Background Despite the success of HER2-targeted therapy in achieving prolonged survival in approximately 50% of treated individuals, treatment resistance is still an important challenge for HER2+ breast cancer (BC) patients. The influence of both adaptive and innate immune responses on the therapeutic outcomes of HER2+BC patients has been extensively demonstrated.
Methods Long non-coding RNAs expressed in non-pathological complete response (pCR) HER2 positive BC were screened and validated by RNA-seq. Survival analysis were made by Kaplan-Meier method. Cell death assay and proliferation assay were performed to confirm the phenotype of LINC00624. RT-qPCR and western blot were used to assay the IFN response. Xenograft mouse model were used for in vivo confirmation of anti-neu treatment resistance. RNA pull-down and immunoblot were used to confirm the interaction of ADAR1 and LINC00624. ADAR1 recombinant protein were purified from baculovirus expression system. B16-OVA cells were used to study antigen presentation both in vitro and in vivo. Flow cytometry was used to determine the tumor infiltrated immune cells of xenograft model. Antisense oligonucleotides (ASOs) were used for in vivo treatment.
Results In this study, we found that LINC00624 blocked the antitumor effect of HER2- targeted therapy both in vitro and in vivo by inhibiting type I interferon (IFN) pathway activation. The double-stranded RNA-like structure of LINC00624 can bind and be edited by the adenosine (A) to inosine (I) RNA-editing enzyme adenosine deaminase RNA specific 1 (ADAR1), and this editing has been shown to release the growth inhibition and attenuate the innate immune response caused by the IFN response. Notably, LINC00624 promoted the stabilization of ADAR1 by inhibiting its ubiquitination-induced degradation triggered by β-TrCP. In contrast, LINC00624 inhibited major histocompatibility complex (MHC) class I antigen presentation and limited CD8+T cell infiltration in the cancer microenvironment, resulting in immune checkpoint blockade inhibition and anti-HER2 treatment resistance mediated through ADAR1.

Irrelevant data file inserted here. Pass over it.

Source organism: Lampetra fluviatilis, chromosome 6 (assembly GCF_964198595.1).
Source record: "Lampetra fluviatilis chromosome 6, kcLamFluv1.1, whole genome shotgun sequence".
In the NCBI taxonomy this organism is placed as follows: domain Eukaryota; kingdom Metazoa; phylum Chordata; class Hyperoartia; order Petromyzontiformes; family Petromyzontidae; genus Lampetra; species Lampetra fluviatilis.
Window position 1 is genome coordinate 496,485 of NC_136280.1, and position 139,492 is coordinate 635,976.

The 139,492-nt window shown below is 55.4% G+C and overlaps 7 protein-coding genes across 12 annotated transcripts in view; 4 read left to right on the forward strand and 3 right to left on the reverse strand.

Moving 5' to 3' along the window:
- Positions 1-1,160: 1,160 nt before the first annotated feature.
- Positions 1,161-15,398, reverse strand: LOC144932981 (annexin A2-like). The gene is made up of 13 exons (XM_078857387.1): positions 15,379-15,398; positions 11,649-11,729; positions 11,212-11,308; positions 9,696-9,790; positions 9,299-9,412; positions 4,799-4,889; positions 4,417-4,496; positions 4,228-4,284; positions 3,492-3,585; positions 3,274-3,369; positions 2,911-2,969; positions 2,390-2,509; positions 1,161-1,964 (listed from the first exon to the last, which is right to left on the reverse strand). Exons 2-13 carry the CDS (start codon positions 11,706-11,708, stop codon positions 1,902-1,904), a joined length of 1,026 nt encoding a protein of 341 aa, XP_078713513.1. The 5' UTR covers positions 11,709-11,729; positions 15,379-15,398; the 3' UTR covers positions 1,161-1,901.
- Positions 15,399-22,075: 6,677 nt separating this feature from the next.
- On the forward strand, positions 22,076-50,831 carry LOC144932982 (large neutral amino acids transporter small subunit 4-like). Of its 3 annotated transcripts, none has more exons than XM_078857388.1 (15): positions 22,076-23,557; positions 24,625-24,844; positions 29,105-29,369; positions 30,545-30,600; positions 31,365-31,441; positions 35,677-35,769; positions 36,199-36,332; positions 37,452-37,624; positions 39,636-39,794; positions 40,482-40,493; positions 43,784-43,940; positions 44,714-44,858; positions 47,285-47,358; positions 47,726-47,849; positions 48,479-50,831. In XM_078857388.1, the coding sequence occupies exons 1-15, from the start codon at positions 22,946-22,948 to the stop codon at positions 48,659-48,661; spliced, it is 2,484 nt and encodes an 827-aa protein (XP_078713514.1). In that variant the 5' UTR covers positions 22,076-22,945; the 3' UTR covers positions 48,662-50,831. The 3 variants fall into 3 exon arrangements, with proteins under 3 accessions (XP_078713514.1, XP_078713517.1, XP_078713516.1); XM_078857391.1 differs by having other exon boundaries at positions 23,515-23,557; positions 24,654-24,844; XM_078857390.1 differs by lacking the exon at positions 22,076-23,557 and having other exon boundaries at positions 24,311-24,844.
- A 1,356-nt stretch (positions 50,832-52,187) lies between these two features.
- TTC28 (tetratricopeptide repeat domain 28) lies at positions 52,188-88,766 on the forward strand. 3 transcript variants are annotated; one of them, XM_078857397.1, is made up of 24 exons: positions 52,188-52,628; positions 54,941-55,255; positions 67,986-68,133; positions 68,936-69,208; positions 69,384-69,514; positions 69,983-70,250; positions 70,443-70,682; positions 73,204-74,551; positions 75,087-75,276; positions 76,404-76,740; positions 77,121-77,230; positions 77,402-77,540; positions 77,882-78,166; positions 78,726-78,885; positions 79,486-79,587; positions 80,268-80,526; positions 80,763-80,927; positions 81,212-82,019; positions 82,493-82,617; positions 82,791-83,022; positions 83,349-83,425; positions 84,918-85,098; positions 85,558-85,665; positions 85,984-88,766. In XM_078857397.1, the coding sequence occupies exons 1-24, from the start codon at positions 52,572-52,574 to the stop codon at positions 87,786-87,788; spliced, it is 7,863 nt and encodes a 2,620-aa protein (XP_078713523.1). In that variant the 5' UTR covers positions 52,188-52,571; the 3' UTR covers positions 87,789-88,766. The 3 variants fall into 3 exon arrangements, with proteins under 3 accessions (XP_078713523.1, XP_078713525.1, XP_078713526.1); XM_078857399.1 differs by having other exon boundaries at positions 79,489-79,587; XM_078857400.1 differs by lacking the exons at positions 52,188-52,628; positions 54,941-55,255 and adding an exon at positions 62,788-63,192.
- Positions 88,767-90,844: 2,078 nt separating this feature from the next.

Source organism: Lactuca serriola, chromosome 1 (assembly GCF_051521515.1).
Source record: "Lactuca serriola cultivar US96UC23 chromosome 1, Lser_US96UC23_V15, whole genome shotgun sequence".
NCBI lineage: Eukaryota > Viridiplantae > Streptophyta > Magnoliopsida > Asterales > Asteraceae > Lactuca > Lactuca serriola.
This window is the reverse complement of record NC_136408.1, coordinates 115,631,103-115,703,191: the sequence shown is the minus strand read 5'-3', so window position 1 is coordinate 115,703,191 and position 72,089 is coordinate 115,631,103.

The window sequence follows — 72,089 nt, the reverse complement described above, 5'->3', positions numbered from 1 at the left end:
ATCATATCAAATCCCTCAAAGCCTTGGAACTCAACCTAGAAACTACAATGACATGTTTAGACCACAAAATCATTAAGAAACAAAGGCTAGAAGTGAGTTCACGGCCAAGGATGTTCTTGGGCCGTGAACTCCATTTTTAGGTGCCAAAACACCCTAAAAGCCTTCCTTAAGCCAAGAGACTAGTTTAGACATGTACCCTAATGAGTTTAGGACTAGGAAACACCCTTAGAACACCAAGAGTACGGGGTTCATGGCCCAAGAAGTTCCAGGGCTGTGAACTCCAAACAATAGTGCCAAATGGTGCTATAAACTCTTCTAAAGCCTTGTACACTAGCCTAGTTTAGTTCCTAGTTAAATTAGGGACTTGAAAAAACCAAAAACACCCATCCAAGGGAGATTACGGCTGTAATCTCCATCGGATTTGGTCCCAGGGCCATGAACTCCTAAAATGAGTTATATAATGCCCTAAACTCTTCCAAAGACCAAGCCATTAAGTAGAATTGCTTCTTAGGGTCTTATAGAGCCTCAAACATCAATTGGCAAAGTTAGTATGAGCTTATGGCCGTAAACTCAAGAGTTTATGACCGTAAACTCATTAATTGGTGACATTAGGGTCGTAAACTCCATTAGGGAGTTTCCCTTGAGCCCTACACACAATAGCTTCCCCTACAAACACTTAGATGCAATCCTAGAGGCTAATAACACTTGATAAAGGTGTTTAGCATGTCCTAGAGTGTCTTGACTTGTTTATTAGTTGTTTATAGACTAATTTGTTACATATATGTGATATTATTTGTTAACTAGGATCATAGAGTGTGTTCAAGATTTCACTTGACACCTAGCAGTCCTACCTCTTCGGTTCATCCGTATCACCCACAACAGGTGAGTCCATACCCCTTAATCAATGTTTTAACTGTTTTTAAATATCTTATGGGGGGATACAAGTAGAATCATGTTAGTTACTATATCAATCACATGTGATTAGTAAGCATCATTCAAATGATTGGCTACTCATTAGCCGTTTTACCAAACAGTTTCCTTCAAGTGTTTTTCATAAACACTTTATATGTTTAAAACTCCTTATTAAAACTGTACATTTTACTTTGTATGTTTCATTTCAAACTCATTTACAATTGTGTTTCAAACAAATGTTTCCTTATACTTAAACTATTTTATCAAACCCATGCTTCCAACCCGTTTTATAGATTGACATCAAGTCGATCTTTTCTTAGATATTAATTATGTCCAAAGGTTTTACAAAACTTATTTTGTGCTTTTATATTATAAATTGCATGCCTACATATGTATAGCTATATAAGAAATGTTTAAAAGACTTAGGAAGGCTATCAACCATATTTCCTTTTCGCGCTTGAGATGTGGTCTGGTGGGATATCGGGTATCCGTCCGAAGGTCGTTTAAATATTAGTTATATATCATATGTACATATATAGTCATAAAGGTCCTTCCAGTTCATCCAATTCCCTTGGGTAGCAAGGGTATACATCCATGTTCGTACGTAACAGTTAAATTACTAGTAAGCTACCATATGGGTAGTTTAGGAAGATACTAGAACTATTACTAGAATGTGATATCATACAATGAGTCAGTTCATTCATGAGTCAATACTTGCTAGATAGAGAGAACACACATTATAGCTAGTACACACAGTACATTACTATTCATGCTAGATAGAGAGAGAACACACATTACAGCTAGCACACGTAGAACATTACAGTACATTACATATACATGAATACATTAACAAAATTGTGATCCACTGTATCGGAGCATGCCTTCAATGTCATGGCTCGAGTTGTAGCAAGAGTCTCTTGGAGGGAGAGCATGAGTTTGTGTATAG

Conclusions In summary, these results suggest that LINC00624 is a cancer immunosuppressive lncRNA and targeting LINC00624 through ASOs in tumors expressing high levels of LINC00624 has great therapeutic potential in future clinical applications.
- Breast Neoplasms
- Immunity, Innate
- Antigen Presentation
Data availability statement
Data relevant to the study are included in the article or uploaded as online supplemental information.
Data availability statement
Original data are available on reasonable request.
This is an open access article distributed in accordance with the Creative Commons Attribution Non Commercial (CC BY-NC 4.0) license, which permits others to distribute, remix, adapt, build upon this work non-commercially, and license their derivative works on different terms, provided the original work is properly cited, appropriate credit is given, any changes made indicated, and the use is non-commercial. See http://creativecommons.org/licenses/by-nc/4.0/.